2023-Dec-17 • 23 minutes
Science of cannabis: #3 The weed of the future
Cannabis is one of the oldest products of human cultivation. And as it becomes increasingly legal for medical and recreational use around the world, its popularity is growing as well – even as researchers, limited by government prohibitions of the past and present, race to understand how the hundreds of chemicals in pot actually affect us and what the benefits and risks may be.But the object of all this research is itself changing: cannabis consumed today is more than ten times more potent than pot of the p...
2023-Dec-15 • 25 minutes
Weekly: New climate deal at COP28; AI mathematician; a problem with the universe
#228We have a new, landmark climate deal, signalling the beginning of the end of fossil fuels. But even as the announcement at COP28 includes commitments for some of the most pressing issues, including giving money to countries most affected by climate change and setting goals for more renewables, some critics aren’t satisfied. With weak language around  “transitioning away from” fossil fuels, does the deal go far enough?The first ever scientific discoveries have been made by an artificial intelligence...
2023-Dec-12 • 16 minutes
CultureLab: The Royal Flying Doctors - Saving lives in the Australian outback
The Australian outback is vast and the population is really spread out. This makes getting access to emergency healthcare incredibly challenging, as you may be a thousand kilometres or more from the nearest major hospital. The solution? Australia’s Royal Flying Doctor Service – one of the largest aeromedical organisations in the world, and, at nearly 100 years old, the first of its kind.In this bonus episode of the podcast, Australia reporter Alice Klein speaks to two RFDS team members about some of their i...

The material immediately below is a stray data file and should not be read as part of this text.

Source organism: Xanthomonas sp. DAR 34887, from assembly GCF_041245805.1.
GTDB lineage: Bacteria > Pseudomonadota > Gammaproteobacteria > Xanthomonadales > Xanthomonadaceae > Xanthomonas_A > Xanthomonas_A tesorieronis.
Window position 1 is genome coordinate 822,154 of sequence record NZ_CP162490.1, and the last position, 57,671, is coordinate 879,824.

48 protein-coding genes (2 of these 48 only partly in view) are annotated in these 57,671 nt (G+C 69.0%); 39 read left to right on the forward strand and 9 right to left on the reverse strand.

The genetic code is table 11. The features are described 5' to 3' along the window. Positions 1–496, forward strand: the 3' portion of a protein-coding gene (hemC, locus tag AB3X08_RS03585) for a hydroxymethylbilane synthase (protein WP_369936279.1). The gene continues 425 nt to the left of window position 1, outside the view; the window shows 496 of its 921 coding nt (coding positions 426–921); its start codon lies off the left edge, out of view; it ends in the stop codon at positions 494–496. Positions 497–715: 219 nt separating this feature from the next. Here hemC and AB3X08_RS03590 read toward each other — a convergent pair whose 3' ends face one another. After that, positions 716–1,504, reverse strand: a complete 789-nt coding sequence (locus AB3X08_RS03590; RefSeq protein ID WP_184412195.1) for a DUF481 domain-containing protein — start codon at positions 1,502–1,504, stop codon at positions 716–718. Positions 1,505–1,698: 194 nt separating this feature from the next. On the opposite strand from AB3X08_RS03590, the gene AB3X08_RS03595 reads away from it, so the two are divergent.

2023-Dec-10 • 24 minutes
Science of cannabis: #2 The anatomy of a high
Human beings have cultivated cannabis for thousands of years. We have been using it for its euphoric effects for at least several thousand. And as prohibition in the United States and other nations gives way to legal, recreational use, more people are picking up pot for help with sleep, pain, or simple relaxation.But as medical and recreational use become more popular and increasingly accessible, what’s actually going on inside your body and brain when you imbibe? Cannabinoids, the chemicals in cannabis, tr...
2023-Dec-08 • 26 minutes
Weekly: IBM’s powerful new quantum computers; climate wins and flops at COP28; our sweet partnership with honeyguide birds
#227Quantum computing researchers at IBM have stepped up the power of their devices by a huge amount. The company’s new device Condor has more than doubled the number of quantum bits of its previous record-breaking machine, which was released just last year. This massive increase in computational power is just one of the company’s latest achievements. It has also announced Heron, a smaller quantum computer but one that’s less error-prone – and therefore more useful – than any IBM has made.We’ve seen a lot o...
2023-Dec-05 • 25 minutes